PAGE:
On a recent evening, I fixed my 87-year-old mom a glass of freshly blended broccoli, spinach and apple juice. I was sure she’d like it, if only for the health benefits. To my surprise, she frowned at the taste and asked for a bowl of ice cream.
What was a concerned son to do?
I’ve spent the past few days with my parents at their home in Shreveport, La., mostly exploring ways to help meet their changing health needs. Some elder-care experts say that when aging parents stop acting in their own best interest, the grown children must “reverse roles” and simply make them do the right thing.
Good luck with that, fellow baby boomers.
I feel like a double agent during these visits – disguised as a son but operating as an inspector on assignment for my two younger sisters. Make sure to check the attic for wasps, they instructed me. And lay down a few mouse traps. Both sisters thought they had heard tiny rustlings in the night during their last visits.
“Dad,” I said, “your daughters think you might have mice.” I figured that putting it on the girls might stir his protective instincts.
Instead, he replied incredulously, “I just paid a pest control company $1,500.” Turned out that “just paid” was three years ago. And it was mostly for termite control.
I raised the ante by suggesting that his daughters might be reluctant to visit a house that has rustlings in the night. Sure enough, his resistance began to wane.
“Well, I guess something could have slipped in,” he conceded.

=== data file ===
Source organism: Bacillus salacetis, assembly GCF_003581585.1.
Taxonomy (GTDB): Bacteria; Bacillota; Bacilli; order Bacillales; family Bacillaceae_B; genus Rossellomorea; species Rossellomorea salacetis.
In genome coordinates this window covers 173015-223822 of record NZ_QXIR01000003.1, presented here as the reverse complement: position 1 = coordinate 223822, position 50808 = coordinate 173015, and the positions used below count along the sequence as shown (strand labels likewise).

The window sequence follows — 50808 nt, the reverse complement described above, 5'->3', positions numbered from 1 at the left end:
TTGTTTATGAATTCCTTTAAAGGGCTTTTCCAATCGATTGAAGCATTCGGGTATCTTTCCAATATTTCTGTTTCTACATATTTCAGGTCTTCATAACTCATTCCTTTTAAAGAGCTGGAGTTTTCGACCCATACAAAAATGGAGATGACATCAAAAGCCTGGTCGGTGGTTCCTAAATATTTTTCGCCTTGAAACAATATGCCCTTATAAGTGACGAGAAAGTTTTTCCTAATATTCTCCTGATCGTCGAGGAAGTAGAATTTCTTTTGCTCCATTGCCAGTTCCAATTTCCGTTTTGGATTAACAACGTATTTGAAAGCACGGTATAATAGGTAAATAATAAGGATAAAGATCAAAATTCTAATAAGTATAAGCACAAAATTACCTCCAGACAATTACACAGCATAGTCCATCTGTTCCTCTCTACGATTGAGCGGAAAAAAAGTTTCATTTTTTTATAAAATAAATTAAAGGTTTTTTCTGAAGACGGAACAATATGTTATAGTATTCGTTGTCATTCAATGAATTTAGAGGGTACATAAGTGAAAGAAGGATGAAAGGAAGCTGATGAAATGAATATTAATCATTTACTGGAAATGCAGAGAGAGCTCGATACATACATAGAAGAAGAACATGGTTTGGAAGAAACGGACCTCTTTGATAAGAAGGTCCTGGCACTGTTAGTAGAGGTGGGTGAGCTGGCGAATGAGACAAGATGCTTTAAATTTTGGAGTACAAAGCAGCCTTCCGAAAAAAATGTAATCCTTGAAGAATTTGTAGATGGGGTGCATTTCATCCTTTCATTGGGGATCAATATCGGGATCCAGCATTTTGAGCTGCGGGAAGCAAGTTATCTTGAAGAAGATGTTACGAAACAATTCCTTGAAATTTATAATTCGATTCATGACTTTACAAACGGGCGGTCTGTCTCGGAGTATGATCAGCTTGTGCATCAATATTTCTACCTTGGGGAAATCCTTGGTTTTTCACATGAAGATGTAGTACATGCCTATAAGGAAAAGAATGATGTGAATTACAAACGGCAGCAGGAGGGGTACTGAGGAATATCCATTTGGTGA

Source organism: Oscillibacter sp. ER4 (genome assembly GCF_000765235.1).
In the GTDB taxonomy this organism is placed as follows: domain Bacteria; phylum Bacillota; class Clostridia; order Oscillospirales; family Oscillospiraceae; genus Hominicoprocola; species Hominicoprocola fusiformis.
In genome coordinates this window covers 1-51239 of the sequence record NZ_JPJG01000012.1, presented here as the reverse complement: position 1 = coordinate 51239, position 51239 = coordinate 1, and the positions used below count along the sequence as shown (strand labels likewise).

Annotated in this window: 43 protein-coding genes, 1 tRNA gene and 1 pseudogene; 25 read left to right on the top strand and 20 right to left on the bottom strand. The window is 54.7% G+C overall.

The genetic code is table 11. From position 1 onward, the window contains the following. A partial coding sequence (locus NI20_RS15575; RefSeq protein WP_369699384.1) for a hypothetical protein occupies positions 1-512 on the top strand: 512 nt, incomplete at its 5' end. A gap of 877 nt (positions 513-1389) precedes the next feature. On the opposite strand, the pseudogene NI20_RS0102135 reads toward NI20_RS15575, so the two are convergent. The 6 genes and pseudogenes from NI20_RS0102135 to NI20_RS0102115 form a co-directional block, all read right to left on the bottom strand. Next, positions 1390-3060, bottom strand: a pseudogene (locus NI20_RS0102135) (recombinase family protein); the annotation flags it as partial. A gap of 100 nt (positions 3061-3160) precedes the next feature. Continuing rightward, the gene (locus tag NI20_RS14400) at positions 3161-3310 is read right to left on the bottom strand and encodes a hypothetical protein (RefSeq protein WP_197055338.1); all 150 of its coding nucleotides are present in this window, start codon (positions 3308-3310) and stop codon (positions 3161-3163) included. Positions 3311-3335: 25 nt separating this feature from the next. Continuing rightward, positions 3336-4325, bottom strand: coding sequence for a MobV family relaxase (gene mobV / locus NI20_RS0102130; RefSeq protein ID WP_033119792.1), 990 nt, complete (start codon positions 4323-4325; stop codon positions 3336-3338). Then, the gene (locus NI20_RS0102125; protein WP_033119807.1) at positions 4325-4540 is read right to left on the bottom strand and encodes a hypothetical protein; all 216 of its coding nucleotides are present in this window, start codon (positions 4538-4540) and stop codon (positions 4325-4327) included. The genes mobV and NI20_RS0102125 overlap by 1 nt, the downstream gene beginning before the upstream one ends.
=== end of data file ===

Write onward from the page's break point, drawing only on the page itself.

Both of my parents were born in the rural South and grew up during the Depression. Along with their marriage vows was a pledge to never go broke. They have kept both promises now for 63 years.
They earned enough to build a house, pay off the mortgage, send three kids to college and save enough to keep themselves relatively secure in old age.
I couldn’t “reverse roles” with them if my life depended on it.
But according to a report released in January by the Pew Research Center, that’s what many baby boomers do. Among adults with at least one parent who is 65 or older, 30 percent said their parent or parents needed help to handle their affairs or care for themselves. Half of adults 60 or older with a living parent said the parent needs help with day-to-day living.
My parents have made it clear that they have no intention of moving out of their house. So everybody just keeps watch. A day at a time.
“I know you all are very busy and have lives of your own,” Dad told me.
To cheer up my parents, I recalled the many summers I came home for the annual “bloodwash.” Nine days spent on Mom’s “fat farm,” as she called it, eating nothing but raw fruits and vegetables, drinking a gallon of freshly blended juices and declaring just how good it all tasted.
Offering Mom that glass of broccoli, spinach and apple juice during this visit was meant to be a toast to the good old days. But she wanted ice cream.
“Not until you finish your veggie juice,” the concerned son insisted.
Mom smiled at the parody of herself telling me the same thing more than half a century ago. Then she held out her hand for me to hold. And when we finally let go, I fixed her that bowl of ice cream and made one for myself.